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The thought process of individuals is shaped by the environment in which they live in. hostile socialization in the environment can make an individual be erratic and hostile with violent criminal activities emerging. On the contrary, good environmental socialization could result in a positive self-esteem that leads to a positive social perception. Due to the interaction with the external environment, there are many perceptions that act concurrently to influence an individual’s way of functioning as discussed in this paper.
Impact of the World Perception on the Thought Process
The world around us forms the external environment in which one lives in. The presentation of the world is in different ways with some people perceiving the world as either hostile or friendly. However, the perception of the world depends on the environment in which one lives in. A person living in poor conditions means that the person is socialized by harsh environmental conditions implying that the ethos and experiences are harsh (Lynn, Ruble & Szkrybalo, 2002). Such experiences are likely to affect the person with the impact being felt on the self esteem of the person. The individual can end up perceiving him/herself negatively while viewing the world as unfriendly thereby ending up being erratic or violent. On the contrary, living a normal life could make an individual have a positive self-esteem and therefore view the world as friendly. The person ends up perceiving the world as either friendly or unfriendly based on the conditions through which the individual was socialized (Newman & Newman, 2007).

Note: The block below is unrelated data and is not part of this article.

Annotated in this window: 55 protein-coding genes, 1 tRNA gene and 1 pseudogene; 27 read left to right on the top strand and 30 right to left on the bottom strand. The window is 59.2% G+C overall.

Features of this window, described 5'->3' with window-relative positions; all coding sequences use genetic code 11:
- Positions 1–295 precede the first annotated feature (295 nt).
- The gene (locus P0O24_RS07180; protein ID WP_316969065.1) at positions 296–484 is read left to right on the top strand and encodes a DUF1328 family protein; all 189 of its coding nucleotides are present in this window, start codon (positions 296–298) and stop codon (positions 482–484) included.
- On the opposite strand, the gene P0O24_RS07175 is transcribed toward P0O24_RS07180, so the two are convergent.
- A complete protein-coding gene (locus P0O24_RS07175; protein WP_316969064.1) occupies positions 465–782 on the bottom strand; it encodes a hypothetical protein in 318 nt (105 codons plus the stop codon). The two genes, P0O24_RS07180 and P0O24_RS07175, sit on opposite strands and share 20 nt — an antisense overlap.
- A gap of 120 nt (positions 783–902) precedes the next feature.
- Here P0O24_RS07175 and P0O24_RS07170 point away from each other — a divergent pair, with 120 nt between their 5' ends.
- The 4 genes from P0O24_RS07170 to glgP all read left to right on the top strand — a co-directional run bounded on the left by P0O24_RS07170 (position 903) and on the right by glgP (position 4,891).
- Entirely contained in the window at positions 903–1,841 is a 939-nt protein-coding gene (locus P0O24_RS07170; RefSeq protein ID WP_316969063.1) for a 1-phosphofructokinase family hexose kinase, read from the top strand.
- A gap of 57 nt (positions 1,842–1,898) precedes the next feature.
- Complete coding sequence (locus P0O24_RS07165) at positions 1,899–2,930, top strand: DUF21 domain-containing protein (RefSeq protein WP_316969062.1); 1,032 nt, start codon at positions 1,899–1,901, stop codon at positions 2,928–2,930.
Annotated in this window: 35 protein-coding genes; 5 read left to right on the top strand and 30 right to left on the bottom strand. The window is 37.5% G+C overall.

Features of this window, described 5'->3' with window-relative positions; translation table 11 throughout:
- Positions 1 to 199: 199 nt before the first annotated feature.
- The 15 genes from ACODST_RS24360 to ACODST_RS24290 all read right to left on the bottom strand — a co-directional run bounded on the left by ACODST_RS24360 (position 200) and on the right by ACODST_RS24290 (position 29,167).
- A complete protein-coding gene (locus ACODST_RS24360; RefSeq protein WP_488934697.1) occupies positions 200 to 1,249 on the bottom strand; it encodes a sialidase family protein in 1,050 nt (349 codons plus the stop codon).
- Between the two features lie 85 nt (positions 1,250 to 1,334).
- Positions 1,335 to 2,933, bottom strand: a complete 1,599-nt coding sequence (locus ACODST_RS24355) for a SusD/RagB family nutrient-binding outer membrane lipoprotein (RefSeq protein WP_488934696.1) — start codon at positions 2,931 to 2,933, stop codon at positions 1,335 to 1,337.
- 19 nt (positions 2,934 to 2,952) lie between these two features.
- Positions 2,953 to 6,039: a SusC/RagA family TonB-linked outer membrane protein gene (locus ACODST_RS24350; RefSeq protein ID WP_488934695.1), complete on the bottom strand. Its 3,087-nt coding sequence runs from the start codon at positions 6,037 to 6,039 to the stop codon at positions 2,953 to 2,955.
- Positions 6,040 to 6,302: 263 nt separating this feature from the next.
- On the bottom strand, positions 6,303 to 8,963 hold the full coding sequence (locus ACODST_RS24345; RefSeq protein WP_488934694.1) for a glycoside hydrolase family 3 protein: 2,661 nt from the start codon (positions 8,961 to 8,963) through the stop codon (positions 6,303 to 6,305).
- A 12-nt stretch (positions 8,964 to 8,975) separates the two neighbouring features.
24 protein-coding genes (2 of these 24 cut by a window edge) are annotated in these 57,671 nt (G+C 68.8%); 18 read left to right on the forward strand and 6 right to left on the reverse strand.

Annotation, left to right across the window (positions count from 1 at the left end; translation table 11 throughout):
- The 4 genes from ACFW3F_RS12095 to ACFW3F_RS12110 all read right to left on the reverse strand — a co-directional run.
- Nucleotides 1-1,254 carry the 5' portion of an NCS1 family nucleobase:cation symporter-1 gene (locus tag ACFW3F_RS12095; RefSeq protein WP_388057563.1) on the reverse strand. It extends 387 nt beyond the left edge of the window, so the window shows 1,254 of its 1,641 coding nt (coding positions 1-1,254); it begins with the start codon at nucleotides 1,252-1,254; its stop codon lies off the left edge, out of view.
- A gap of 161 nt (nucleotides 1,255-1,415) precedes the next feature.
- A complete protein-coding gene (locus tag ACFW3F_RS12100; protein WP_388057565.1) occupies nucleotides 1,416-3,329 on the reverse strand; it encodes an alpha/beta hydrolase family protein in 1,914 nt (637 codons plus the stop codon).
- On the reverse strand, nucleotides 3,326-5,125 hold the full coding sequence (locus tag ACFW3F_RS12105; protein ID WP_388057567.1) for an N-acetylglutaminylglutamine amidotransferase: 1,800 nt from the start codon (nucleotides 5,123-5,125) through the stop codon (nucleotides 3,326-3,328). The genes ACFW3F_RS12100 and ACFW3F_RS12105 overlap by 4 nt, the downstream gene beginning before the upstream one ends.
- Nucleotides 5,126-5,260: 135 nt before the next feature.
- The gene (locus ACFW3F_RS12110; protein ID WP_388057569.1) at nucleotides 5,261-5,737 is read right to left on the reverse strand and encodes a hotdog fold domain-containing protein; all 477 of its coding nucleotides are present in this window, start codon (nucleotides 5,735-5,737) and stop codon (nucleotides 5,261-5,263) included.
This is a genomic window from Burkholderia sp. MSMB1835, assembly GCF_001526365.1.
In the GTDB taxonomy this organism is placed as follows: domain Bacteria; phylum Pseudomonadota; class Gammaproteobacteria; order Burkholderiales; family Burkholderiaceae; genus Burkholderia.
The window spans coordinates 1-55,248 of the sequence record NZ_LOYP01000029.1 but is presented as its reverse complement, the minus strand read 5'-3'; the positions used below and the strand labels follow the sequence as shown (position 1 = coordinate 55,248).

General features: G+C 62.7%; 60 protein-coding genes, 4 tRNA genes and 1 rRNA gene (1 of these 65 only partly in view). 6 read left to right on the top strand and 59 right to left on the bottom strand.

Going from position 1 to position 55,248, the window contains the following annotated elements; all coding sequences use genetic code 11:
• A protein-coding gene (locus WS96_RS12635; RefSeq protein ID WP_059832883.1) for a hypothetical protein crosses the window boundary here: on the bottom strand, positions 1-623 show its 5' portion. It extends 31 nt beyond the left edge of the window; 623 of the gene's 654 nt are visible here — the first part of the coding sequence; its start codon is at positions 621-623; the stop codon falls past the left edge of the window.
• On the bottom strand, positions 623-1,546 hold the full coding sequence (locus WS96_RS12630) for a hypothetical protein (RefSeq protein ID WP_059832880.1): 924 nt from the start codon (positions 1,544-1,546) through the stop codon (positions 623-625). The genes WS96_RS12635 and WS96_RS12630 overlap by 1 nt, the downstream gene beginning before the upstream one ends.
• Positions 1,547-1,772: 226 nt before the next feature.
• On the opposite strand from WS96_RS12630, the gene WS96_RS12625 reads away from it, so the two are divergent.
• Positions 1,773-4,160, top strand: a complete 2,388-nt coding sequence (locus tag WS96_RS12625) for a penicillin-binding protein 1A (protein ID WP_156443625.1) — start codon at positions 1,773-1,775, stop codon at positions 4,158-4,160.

Different Types of Perceptions
Bandura (2001) puts forward different types of perceptions that are exhibited by different people. First is the self perception that implies the manner in which an individual views him/herself. This form of perception is normally based on the self-esteem of the individual and it is shaped by the way the person is perceived by others. The other form of perception is environmental perception that is formed basing on the manner in which one receives information. Reception of hate information such as “I hate you” from a child is different from that of an adult. Environmental perception creates a mental filter for received information.
Kay and Albert (1999) note that learned perception is based on the personality, habit and culture of an individual and includes ideas and beliefs. Physical perception is based on the world of tangible objects that one constantly comes in contact with in life such as texture of clothes among others. Lastly, there is the cultural perception that refers to the larger part of the society and not any specific environmental factor. Cognitive functioning of an individual depends on the perception of an individual. An individual would function as socialized and as he or she perceives the environment. For instance, the physical perception can make an individual act cognitively based on the way he or she perceives things physically. It is not possible for one to function solely on one perception because the individual lives in an environment that shapes the way in which the person views the world (Bandura, 2001).
Perception is an important factor in cognitive functioning of an individual. The way in which an individual behaves is shaped by one’s experiences through the interaction with the external environment. With such experiences come various forms of perceptions such as the physical, self, cultural and learned perceptions. Despite the different perceptions, one cannot act only with one perception since all function together.
Bandura, A. (2001). Social cognitive theory: An Agentic Perspective. Annual Review of Psychology, 52(1), 1-26.
Kay, B. & Albert, B. (1999). Social cognitive theory of gender development and differentiation. Psychological Review, 106(4), 676-713.
Lynn, C., Ruble, D. & Szkrybalo, J. (2002). Cognitive theories of early gender development. Psychological Bulletin, 128(6), 903-933.
Newman, B. & Newman, P. (2007). Theories of Human Development. London: Routledge.